Aging and the age-associated decline of the proteome is determined in part through neuronal control of evolutionarily conserved transcriptional effectors, which safeguard homeostasis under fluctuating metabolic and stress conditions by regulating an expansive proteostatic network. We have discovered the Caenorhabditis elegans homeodomain-interacting protein kinase (HPK-1) acts as a key transcriptional effector to preserve neuronal integrity, function, and proteostasis during aging. Loss of hpk-1 results in drastic dysregulation in expression of neuronal genes, including genes associated with neuronal aging. During normal aging hpk-1 expression increases throughout the nervous system more broadly than any other kinase. Within the aging nervous system, hpk-1 induction overlaps with key longevity transcription factors, which suggests hpk-1 expression mitigates natural age-associated physiological decline. Consistently, pan-neuronal overexpression of hpk-1 extends longevity, preserves proteostasis both within and outside of the nervous system, and improves stress resistance. Neuronal HPK-1 improves proteostasis through kinase activity. HPK-1 functions cell non-autonomously within serotonergic and GABAergic neurons to improve proteostasis in distal tissues by specifically regulating distinct components of the proteostatic network. Increased serotonergic HPK-1 enhances the heat shock response and survival to acute stress. In contrast, GABAergic HPK-1 induces basal autophagy and extends longevity, which requires mxl-2 (MLX), hlh-30 (TFEB), and daf-16 (FOXO). Our work establishes hpk-1 as a key neuronal transcriptional regulator critical for preservation of neuronal function during aging. Further, these data provide novel insight as to how the nervous system partitions acute and chronic adaptive response pathways to delay aging by maintaining organismal homeostasis.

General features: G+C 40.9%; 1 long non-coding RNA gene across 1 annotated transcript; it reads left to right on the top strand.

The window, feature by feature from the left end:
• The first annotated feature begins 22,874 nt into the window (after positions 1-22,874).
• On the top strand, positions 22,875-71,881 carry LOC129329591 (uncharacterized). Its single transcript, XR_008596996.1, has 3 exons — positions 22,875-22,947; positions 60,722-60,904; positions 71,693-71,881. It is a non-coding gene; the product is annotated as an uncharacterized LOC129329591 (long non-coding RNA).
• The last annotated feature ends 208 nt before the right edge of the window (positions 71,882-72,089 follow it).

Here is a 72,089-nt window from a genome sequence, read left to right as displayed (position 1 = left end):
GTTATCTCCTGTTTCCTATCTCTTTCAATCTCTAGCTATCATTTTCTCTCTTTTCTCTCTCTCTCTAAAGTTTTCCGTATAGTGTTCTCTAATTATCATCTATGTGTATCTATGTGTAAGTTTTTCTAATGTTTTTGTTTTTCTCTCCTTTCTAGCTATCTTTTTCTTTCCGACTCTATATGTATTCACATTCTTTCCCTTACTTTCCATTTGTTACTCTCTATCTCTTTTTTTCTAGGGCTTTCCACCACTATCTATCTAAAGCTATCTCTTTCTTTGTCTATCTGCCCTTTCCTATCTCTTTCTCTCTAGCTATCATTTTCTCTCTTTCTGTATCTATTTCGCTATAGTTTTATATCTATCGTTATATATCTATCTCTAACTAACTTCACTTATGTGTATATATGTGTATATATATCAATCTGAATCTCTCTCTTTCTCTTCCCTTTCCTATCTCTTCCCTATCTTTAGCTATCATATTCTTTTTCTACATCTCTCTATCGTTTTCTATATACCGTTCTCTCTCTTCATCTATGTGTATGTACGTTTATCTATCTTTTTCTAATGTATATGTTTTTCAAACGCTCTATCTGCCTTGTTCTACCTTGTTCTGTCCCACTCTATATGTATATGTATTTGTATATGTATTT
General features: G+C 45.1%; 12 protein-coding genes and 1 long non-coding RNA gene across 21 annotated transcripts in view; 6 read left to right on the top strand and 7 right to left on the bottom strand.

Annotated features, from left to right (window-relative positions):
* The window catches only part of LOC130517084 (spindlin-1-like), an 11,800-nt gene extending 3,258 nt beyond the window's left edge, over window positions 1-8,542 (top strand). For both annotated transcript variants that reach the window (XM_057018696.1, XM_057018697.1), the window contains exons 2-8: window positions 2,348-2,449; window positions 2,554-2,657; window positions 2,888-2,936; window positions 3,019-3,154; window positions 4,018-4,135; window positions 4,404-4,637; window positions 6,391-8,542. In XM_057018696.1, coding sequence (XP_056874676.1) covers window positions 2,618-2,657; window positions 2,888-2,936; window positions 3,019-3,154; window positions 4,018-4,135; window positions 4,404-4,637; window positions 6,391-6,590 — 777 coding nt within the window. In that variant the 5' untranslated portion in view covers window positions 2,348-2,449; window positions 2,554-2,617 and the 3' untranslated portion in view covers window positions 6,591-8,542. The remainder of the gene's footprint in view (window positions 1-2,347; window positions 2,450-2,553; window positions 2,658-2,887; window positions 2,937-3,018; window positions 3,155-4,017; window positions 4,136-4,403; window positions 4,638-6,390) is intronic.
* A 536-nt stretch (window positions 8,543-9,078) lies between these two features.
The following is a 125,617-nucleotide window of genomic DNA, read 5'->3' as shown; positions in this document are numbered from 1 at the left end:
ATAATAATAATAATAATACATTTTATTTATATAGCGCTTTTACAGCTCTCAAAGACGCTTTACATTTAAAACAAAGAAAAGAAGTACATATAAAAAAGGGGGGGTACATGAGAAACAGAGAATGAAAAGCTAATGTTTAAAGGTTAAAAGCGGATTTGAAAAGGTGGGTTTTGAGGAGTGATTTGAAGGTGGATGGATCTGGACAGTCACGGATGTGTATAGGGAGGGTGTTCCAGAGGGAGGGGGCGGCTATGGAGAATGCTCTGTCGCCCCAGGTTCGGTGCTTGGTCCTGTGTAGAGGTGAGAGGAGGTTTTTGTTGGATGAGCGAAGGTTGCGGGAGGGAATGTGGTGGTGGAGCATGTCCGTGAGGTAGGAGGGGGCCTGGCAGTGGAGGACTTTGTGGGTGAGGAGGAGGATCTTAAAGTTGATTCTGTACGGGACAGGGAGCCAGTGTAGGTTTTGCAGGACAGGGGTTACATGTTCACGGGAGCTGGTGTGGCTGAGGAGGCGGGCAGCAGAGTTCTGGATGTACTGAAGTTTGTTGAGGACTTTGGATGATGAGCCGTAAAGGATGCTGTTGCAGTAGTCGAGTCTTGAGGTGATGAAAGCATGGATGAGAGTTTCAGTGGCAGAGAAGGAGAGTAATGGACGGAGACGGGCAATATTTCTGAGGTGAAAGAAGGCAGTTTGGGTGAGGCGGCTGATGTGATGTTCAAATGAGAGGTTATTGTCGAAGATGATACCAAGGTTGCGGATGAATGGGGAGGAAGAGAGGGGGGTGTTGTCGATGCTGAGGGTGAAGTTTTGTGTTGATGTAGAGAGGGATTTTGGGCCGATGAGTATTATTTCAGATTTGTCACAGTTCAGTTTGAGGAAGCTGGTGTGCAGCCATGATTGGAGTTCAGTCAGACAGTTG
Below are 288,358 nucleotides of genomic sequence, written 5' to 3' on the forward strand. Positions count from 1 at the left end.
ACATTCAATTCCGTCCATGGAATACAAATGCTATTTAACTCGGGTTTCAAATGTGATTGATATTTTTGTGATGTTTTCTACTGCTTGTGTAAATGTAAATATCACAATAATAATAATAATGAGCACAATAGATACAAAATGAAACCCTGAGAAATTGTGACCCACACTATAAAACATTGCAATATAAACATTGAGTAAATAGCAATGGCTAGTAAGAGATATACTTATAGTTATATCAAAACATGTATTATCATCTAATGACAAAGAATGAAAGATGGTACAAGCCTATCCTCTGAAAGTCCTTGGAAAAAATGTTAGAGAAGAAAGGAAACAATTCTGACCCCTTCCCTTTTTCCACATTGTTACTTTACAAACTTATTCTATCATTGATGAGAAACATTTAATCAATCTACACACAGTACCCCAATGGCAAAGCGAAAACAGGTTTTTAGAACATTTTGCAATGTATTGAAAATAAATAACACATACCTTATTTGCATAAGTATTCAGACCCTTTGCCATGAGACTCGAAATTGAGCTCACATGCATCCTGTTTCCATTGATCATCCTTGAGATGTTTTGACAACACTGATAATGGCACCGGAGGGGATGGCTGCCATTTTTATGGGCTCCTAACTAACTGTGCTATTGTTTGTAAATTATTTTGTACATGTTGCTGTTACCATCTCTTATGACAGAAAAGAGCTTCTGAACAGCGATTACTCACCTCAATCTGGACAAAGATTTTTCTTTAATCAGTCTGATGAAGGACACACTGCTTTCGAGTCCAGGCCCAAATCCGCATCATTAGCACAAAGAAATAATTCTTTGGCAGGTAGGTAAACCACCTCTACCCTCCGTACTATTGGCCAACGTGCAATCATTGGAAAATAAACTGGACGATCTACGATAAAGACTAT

Our primary sequence data is available for review (GEO accession GSE220744: https://www.ncbi.nlm.nih.gov/geo/query/acc.cgi?acc=GSE220744). THE TOKEN FOR REVIEWER ACCESS IS:mzaxakemftsplqvData analysis scripts have been deposited at: https://github.com/samuelsonlab-urmc/hpk1_manuscript_2023All data generated or analyzed during this study are included in the manuscript and supporting files; Source Data files have been provided for all Figures and Figure supplements in 14 Supplementary Files.
Homeodomain-interacting protein kinase maintains neuronal homeostasis during normal Caenorhabditis elegans aging and systemically regulates longevity from serotonergic and GABAergic neuronsGitHub heatmap.3.5.R and hpk-1_paper_analysis.R.
- Maria I Lazaro-Pena
- Adam B Cornwell
- Ritika Das
- Zachary C Ward
- Nicholas Macoretta
- Andrew V Samuelson
- Carlos A Diaz-Balzac
The funders had no role in study design, data collection and interpretation, or the decision to submit the work for publication.
- Paschalis Kratsios, University of Chicago, United States
© 2023, Lazaro-Pena et al.
This article is distributed under the terms of the Creative Commons Attribution License permitting unrestricted use and redistribution provided that the original author and source are credited.